Fig. 2. Multi-wavelength image of NGC 4321 (M100). Green colour is the optical image obtained by Sloan Digital Sky Survey. Blue is ultraviolet light from young stars (SWIFT/UVOT). Red represents Hα emission lines from ionised gas created by new born stars.
Fig. 2. Multi-wavelength image of NGC 4321 (M100). Green colour is the optical image obtained by Sloan Digital Sky Survey. Blue is ultraviolet light from young stars (SWIFT/UVOT). Red represents Hα emission lines from ionised gas created by new born stars.

In my opinion, one of the most interesting effects of the co-rotating spiral arm is that on the motions of stars, specifically the radial migration of stars. This refers to the change in a star’s angular momentum or “home radius”, meaning that stars (even the Sun at R=26 000 light years) can change their radial position by up to several thousand light years within a galactic rotation. In short, stars can be transported from the inner to the outer regions of the galaxy and vice versa via torques supplied by the spiral arm, but because the stars are allowed to spend relatively long amounts of time close to the spiral arm (thanks to the very similar rotation speeds of stars and spiral), this may happen at every radius, leading to rapid mixing of stars throughout the entire galaxy. This is a really hot and extensive topic that may have important evolutionary consequences for galactic disc thickening and metal distribution profiles for example. Each is a topic in its own right, which gives an indication of the strong impact the spiral arms have on galactic evolution.

In summary, I hope that this compendium of research highlights has given a glimpse of the power of high resolution self-consistent simulations, and their ability to go past the linear perturbation approach. The evidence against density wave theory and the overall dynamical behaviour seen in the simulations hint that the underlying nature of the spiral arm is much more complicated and non-linear than previously thought. This, together with ever increasing computational resources, makes numerical simulations a perfect setting in which to progress our understanding of galactic evolution, especially in combination with future observational data from Gaia and ALMA.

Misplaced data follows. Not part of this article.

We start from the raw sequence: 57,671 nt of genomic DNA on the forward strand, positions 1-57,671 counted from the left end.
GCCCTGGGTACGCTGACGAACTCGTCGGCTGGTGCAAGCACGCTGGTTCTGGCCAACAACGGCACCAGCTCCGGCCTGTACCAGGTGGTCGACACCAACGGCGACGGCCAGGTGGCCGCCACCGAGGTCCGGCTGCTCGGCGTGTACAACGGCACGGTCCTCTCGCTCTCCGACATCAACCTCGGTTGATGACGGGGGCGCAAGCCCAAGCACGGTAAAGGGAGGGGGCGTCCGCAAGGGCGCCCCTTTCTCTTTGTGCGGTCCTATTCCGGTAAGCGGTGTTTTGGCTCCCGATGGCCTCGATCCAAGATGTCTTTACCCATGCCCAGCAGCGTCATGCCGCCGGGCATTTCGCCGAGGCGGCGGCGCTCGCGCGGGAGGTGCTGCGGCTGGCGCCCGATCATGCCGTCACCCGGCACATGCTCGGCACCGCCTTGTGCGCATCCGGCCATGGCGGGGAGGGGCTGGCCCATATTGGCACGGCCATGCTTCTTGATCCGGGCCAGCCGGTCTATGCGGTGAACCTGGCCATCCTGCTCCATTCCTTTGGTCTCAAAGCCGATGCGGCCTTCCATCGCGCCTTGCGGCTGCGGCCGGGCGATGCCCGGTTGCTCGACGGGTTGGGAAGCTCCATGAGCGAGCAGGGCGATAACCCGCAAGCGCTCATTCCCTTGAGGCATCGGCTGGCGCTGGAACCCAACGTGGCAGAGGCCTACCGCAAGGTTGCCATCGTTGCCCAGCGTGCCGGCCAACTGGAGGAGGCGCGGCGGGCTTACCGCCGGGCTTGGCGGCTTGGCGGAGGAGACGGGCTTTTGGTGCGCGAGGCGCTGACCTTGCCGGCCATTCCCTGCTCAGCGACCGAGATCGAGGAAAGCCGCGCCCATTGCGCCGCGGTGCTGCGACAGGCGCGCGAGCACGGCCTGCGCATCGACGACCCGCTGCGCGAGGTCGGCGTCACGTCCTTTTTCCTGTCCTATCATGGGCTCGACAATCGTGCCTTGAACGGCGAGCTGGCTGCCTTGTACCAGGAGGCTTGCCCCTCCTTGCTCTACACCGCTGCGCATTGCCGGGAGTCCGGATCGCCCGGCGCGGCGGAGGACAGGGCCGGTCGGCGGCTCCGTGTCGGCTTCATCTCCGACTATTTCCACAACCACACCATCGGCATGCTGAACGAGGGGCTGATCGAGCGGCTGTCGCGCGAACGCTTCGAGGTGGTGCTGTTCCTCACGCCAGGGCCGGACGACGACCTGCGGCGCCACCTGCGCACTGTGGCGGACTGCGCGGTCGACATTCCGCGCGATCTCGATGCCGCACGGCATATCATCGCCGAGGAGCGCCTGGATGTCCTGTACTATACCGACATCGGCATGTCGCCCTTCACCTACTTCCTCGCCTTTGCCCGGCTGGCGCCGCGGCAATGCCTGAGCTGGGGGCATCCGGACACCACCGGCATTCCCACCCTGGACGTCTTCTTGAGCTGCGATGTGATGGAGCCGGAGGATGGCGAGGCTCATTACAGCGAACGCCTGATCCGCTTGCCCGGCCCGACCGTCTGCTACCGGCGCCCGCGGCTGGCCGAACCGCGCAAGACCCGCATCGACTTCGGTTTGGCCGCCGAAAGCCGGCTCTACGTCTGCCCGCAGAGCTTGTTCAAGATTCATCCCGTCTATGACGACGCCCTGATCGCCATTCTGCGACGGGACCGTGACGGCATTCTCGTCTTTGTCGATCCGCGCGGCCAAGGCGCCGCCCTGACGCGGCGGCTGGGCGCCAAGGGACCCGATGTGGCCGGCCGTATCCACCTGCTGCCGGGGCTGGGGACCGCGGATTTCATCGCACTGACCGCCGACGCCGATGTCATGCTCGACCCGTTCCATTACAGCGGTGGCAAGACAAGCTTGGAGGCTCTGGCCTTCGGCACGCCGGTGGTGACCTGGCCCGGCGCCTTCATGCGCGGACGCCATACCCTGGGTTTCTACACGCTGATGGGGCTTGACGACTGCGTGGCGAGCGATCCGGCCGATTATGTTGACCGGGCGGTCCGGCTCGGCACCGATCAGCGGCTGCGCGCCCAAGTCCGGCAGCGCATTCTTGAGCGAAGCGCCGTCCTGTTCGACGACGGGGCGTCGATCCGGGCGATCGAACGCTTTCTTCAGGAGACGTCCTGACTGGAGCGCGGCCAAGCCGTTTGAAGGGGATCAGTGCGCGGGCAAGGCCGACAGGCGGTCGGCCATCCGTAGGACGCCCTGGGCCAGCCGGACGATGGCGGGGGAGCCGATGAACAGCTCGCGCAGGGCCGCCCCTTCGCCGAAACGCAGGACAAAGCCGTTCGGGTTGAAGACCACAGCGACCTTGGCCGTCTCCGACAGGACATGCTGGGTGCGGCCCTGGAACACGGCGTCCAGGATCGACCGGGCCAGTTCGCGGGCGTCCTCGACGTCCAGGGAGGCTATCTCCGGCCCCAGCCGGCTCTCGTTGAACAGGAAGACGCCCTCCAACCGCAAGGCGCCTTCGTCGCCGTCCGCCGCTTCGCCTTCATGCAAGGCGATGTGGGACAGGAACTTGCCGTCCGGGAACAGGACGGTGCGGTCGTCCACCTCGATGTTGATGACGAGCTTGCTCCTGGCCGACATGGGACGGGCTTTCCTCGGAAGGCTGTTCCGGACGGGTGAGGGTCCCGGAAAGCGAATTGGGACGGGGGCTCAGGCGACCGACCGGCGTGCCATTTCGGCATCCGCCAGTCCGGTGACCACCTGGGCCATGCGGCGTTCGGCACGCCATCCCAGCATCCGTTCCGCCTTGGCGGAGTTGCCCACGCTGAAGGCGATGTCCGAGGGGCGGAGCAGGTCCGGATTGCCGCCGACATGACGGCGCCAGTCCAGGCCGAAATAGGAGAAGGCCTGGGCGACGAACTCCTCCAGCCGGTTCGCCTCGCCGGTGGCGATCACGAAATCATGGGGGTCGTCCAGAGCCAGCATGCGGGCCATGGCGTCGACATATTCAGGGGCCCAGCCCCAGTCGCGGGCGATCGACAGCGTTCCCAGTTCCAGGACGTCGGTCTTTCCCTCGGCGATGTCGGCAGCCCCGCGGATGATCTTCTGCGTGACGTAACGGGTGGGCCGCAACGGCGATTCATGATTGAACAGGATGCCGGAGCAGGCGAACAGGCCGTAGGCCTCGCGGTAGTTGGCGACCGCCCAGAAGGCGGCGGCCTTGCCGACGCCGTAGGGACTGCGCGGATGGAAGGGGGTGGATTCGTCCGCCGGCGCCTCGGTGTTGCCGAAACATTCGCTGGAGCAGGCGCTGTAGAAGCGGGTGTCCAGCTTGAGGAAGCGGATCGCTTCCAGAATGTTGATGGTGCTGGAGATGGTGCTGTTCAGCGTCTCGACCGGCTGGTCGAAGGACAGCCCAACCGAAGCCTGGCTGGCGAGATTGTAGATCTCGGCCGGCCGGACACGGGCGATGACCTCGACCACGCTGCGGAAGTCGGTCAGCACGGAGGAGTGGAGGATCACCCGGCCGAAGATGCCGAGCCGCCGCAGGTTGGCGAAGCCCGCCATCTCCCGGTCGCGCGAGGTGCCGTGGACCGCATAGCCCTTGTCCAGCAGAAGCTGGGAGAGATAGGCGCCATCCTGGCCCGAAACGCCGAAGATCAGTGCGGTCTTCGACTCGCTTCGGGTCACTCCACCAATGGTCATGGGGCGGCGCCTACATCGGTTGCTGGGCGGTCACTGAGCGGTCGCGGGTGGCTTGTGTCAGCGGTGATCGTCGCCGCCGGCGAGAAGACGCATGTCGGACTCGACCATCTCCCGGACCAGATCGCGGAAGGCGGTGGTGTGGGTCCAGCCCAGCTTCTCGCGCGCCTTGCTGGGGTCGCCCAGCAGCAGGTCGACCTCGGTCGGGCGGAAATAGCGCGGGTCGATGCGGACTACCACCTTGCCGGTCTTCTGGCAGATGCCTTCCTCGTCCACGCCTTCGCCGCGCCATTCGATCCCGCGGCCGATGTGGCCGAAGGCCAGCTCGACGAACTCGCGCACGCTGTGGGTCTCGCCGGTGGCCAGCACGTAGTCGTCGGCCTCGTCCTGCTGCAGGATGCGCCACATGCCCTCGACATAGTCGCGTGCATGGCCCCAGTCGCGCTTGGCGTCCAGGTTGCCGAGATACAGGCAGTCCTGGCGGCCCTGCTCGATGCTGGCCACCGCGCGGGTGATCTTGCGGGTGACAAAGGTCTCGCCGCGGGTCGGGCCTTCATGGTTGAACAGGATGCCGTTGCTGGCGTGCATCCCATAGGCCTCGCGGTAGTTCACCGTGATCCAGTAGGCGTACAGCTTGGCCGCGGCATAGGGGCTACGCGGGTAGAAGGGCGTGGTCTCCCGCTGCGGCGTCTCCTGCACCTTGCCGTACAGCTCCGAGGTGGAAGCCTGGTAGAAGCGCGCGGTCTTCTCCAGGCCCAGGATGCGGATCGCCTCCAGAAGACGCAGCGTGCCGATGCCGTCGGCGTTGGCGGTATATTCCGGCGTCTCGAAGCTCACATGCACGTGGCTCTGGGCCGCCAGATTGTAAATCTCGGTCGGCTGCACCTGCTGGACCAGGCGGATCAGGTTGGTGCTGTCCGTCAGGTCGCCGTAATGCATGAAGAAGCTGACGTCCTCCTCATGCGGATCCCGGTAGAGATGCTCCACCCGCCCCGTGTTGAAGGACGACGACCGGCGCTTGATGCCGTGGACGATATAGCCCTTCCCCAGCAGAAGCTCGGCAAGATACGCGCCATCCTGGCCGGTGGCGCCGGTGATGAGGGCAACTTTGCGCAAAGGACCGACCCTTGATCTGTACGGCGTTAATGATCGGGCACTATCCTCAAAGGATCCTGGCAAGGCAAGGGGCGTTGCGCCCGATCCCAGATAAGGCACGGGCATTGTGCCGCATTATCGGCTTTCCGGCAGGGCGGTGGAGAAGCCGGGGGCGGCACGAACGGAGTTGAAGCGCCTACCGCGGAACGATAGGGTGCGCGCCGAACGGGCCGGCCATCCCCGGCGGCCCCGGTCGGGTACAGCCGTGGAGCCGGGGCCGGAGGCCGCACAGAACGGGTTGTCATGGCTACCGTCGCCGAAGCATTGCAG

Day in the life of a PhD student

Hi, I’m Richelle Grisdale, and I started my PhD at MSSL about a year ago. Here’s a short summary of how it’s going so far, and what my life is like on a daily basis.

When I arrived at MSSL, I absolutely loved its lovely surroundings and the beautiful old house. I was also really looking forward to starting my project and working more independently than at undergraduate. I met my supervisor, and started work. The first few days were pretty confusing, but everyone was very friendly and it was easy to settle in to life at MSSL. My first month was spend studying by reading reviews, and becoming best friends with a very useful book called Galactic Dynamics.

Galactic Dynamics, by Binney & Tremaine.
Galactic Dynamics, by Binney & Tremaine.

Now I’m one year into my PhD. I’ve made a nice start on my project, and gotten very used to life at MSSL. In a typical week I leave my house at about 8:30 to 9am most mornings, and it takes me about 45 minutes to cycle the 6 miles to MSSL. It’s a lovely ride to the countryside. I then start with a cup of tea, and continue working on what I was doing the evening before. I meet with my supervisor about once a week, and we discuss the work I’ve done that week, which direction I should take it next, and what work I should concentrate on.

Every week we also have a series of meetings. Every other Wednesday there is journal club. Here one person picks a recent paper that they found interesting, and describes it to the others. I find it’s a great way of broadening my knowledge beyond what my project is about. On Thursdays we have a small meeting, called the Gaia meeting. This is a meeting of people who work on something to do with Gaia, and we discuss anything Gaia related. There are also regular seminars. These vary widely, some are very good, while others are quite difficult to follow!